Bringing you the latest science from the 2012 Division of Planetary Sciences meeting
I've just arrived in Reno, Nevada for the annual meeting of the Division of Planetary Sciences of the American Astronomical Society. DPS, as all the cool kids call it, is one of my two favorite science meetings of the year. (The other is the Lunar and Planetary Science Conference held each March in Houston, Texas.) It is a weeklong event that will fill my brain to bursting with new science; I'll do my best to capture the highlights for you in this blog. DPS attendees, I have a couple requests for you at the end of this post.
The meeting features three parallel scientific sessions in the mornings, where each speaker is given only ten minutes -- so that's five or six minutes to talk, a couple for questions, and a couple for transitions. It will be rapid-fire. Most afternoons, there are "plenary" sessions, with only one track being presented to the entire meeting, with longer meeting slots for mission leaders to give the latest updates on ongoing missions. And most late afternoons, there is a poster session, much like a science fair except with beer and wine, where we will socialize as we discuss each other's work.
Here are some useful resources, in a list collected as much for me as for you!
Press conference schedule. Note: press briefings will not be webcast live to the public, but they will be recorded and posted afterward. (I don't know how long afterward, and I don't yet know where to look for the recordings.)
Here's a very high-level overview of the schedule:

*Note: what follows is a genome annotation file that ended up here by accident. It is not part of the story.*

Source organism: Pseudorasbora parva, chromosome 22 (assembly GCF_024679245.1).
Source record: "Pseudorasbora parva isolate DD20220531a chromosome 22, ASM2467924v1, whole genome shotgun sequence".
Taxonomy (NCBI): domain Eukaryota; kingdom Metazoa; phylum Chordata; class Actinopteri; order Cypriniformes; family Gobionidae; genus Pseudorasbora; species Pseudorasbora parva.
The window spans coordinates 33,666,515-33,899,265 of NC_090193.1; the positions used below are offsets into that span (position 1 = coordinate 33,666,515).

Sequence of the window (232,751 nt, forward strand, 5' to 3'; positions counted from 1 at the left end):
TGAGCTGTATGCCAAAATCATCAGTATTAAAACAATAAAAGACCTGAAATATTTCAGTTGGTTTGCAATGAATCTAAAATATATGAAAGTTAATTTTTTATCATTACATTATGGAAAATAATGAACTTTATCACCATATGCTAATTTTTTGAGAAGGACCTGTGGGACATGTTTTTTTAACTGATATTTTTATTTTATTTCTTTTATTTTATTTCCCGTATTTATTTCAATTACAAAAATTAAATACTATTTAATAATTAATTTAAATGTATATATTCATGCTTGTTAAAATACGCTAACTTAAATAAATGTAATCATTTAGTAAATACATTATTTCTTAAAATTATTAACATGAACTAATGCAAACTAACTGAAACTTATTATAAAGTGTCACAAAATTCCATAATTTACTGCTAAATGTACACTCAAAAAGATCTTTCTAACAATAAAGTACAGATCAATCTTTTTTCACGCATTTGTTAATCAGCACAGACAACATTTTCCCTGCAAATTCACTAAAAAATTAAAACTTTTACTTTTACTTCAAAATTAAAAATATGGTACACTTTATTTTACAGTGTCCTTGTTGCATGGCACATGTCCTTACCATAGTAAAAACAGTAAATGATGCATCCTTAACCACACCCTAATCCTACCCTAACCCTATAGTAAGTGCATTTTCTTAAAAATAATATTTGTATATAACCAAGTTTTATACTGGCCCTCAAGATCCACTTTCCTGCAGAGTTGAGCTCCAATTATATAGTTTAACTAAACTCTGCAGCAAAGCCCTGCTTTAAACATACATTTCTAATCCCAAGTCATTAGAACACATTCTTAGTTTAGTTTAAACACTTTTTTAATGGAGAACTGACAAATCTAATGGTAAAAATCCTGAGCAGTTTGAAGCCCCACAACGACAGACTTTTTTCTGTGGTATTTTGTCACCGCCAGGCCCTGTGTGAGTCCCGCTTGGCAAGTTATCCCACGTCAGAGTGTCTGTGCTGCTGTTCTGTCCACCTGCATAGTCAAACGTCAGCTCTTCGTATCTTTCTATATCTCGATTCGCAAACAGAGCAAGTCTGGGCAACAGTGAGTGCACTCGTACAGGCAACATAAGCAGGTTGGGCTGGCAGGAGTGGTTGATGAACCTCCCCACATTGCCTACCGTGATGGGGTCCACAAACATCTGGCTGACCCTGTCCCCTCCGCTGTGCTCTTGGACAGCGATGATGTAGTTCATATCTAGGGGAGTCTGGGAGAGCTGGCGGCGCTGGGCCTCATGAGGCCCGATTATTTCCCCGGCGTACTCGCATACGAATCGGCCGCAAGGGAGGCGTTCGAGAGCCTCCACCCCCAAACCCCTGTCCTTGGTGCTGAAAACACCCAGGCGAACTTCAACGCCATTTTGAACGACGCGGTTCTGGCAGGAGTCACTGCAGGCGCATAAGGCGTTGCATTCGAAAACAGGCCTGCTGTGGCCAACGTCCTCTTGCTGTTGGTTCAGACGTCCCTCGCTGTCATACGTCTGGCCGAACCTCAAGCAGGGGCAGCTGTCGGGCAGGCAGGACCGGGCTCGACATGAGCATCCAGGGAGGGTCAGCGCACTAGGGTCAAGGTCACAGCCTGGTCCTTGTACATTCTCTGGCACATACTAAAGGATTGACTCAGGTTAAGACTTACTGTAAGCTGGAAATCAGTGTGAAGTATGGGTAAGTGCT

Tuesday. Talks: extrasolar planets, Titan, asteroids. Press briefings: Mars climate, Titan oceans, New Horizons news. Afternoon: giant planet atmospheres, Mars atmosphere, Dawn at Vesta. Posters: asteroids, Dawn, Phobos and Deimos, meteorites, Mars surface, future missions. Followed by NASA Night.
Thursday. Talks: Titan methane, Mercury, the Moon, TNOs, Saturn storm, Mars organics, TNOs. Plenary sessions: Planetary aeronomy, Cassini latest results, GRAIL latest results. Poster sessions: Mercury, Moon, Education, Jovian planets, planetary rings, solar system formation, Venus.
Friday. Talks: Jupiter and Saturn, planetary rings, TNOs, solar system formation, Venus Express, Venus transit, Moon, comets.
I have a couple of special notices for DPS attendees, if you're still reading. The Planetary Society will be recording video during the Tuesday poster session; we're looking for people who want to tell the world why you're passionate about space exploration. If you're interested in participating, send me an email or a tweet.
And this is just a plea: did you see something awesome in a session? Would you like to write about it and see your writing posted here? You know you do! Contact me. It's okay if you want to talk about your own work! If you're a student, I think it's a great exercise to try to succinctly summarize someone else's work. I would welcome student contributions!